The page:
Posts Tagged: Dan L’Abbe


11
Sep 19

NY Payroll Company Vanishes With $35 Million

MyPayrollHR, a now defunct cloud-based payroll processing firm based in upstate New York, abruptly ceased operations this past week after stiffing employees at thousands of companies. The ongoing debacle, which allegedly involves malfeasance on the part of the payroll company’s CEO, resulted in countless people having money drained from their bank accounts and has left nearly $35 million worth of payroll and tax payments in legal limbo.

Unlike many stories here about cloud service providers being extorted by hackers for ransomware payouts, this snafu appears to have been something of an inside job. Nevertheless, it is a story worth telling, in part because much of the media coverage of this incident so far has been somewhat disjointed, but also because it should serve as a warning to other payroll providers about how quickly and massively things can go wrong when a trusted partner unexpectedly turns rogue.

Clifton Park, NY-based MyPayrollHR — a subsidiary of ValueWise Corp. — disclosed last week in a rather unceremonious message to some 4,000 clients that it would be shutting its virtual doors and that companies which relied upon it to process payroll payments should kindly look elsewhere for such services going forward.

This communique came after employees at companies that depend on MyPayrollHR to receive direct deposits of their bi-weekly payroll payments discovered their bank accounts were instead debited for the amounts they would normally expect to accrue in a given pay period.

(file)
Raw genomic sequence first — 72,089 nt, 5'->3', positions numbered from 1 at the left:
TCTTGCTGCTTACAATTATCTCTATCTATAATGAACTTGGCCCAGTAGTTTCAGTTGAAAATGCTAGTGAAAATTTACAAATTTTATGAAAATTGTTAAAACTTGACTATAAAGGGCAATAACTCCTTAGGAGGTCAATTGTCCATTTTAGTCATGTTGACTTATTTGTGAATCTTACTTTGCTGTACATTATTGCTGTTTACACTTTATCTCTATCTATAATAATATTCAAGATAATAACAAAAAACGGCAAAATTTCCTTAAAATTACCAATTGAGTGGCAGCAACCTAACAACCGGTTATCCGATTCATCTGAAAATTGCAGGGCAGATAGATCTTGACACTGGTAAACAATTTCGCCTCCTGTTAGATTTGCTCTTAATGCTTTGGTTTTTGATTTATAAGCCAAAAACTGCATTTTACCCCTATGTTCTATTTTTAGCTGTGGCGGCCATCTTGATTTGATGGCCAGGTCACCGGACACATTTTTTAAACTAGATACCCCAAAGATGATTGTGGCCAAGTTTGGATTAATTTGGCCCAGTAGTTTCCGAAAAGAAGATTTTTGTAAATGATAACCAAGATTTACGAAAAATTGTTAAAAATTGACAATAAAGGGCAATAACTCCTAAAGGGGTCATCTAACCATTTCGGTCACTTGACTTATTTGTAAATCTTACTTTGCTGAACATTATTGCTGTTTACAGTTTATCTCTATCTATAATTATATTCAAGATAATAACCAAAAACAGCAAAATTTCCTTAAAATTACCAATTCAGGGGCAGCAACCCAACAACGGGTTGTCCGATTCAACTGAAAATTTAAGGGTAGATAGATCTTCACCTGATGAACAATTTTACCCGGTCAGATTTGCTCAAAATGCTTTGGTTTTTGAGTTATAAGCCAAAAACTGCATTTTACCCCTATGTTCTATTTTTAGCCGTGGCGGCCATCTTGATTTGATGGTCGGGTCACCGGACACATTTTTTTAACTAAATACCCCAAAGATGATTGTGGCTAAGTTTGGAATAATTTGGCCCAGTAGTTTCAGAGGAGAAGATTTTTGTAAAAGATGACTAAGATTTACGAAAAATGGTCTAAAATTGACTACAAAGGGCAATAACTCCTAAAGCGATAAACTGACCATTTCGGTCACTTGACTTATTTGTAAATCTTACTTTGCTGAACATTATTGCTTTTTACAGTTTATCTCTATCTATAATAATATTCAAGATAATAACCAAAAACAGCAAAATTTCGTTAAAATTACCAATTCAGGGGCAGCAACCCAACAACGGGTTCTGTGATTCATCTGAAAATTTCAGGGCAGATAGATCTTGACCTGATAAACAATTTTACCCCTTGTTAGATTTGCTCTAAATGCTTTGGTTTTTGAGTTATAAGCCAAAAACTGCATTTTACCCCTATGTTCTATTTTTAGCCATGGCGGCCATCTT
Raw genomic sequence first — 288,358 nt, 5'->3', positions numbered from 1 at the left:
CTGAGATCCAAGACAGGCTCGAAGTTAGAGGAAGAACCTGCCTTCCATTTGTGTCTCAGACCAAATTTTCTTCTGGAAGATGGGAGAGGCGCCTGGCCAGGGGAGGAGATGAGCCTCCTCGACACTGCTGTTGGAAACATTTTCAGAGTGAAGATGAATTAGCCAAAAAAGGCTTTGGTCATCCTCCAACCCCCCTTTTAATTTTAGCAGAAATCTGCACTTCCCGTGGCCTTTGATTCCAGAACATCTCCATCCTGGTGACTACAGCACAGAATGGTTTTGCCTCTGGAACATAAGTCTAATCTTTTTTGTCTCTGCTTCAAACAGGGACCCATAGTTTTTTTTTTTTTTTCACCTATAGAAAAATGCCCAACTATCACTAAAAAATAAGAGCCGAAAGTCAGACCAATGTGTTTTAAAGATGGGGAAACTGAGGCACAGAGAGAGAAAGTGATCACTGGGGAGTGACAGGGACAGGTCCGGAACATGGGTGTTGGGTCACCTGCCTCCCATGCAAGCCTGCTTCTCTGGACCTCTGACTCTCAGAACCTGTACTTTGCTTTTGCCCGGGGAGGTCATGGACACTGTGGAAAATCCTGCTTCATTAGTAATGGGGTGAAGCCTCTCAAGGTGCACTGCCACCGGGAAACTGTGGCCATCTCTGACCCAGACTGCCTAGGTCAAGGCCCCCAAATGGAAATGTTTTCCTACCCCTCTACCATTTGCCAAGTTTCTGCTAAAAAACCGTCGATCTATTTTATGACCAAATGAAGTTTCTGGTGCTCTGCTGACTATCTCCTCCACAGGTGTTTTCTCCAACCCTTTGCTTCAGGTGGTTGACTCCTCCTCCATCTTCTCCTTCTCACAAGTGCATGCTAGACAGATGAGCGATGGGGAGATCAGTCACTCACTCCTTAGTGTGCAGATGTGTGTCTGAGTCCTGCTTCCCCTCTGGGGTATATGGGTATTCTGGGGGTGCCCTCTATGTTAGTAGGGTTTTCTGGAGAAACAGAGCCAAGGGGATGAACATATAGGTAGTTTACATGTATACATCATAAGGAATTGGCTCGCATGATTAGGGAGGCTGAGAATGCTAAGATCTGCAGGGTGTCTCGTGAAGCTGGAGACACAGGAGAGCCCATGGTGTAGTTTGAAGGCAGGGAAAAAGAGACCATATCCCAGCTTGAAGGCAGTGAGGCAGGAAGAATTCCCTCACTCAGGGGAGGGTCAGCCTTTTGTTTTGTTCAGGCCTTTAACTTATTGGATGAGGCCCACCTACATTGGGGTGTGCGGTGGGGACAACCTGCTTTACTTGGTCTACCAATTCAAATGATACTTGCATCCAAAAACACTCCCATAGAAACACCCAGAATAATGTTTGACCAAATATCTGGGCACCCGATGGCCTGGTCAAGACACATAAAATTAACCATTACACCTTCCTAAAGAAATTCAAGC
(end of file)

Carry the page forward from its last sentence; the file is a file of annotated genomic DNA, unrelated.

To make matters worse, many of those employees¬†found their accounts had been dinged for two payroll periods — a month’s worth of wages —¬†leaving their bank accounts dangerously in the red.

The remainder of this post is a deep-dive into what we know so far about what transpired, and how such an occurrence might be prevented in the future for other payroll processing firms.

A $26 MILLION TEXT FILE

To understand what’s at stake here requires a basic primer on how most of us get paid, which is a surprisingly convoluted process. In a typical scenario, our employer works with at least one third party company to make sure that on every other Friday what we’re owed gets deposited into our bank account.

The company that handled that process for MyPayrollHR is a California firm called Cachet Financial Services. Every other week for more than 12 years, MyPayrollHR has submitted a file to Cachet that told it which employee accounts at which banks should be credited and by how much.

According to interviews with Cachet, the way the process worked ran something like this: MyPayrollHR would send a digital file documenting deposits made by each of these client companies which laid out the amounts owed to each clients’ employees. In turn, those funds from MyPayrollHR client firms then would be deposited into a settlement or holding account maintained by Cachet.

From there, Cachet would take those sums and disburse them into the bank accounts of people whose employers used MyPayrollHR to manage their bi-weekly payroll payments.

But according to Cachet, something odd happened with the instructions file MyPayrollHR submitted on the afternoon of Wednesday, Sept. 4 that had never before transpired: MyPayrollHR requested that all of its clients’ payroll dollars be sent not to Cachet’s holding account but instead to an account at Pioneer Savings Bank that was operated and controlled by MyPayrollHR.

The total amount of this mass payroll deposit was approximately $26 million. Wendy Slavkin, general counsel for Cachet, told KrebsOnSecurity that her client then inquired with Pioneer Savings about the wayward deposit and was told MyPayrollHR’s bank account had been frozen.

Nevertheless, the payroll file submitted by MyPayrollHR instructed financial institutions for its various clients to pull $26 million from Cachet’s holding account — even though the usual deposits from MyPayrollHR’s client banks had not been made. Continue reading →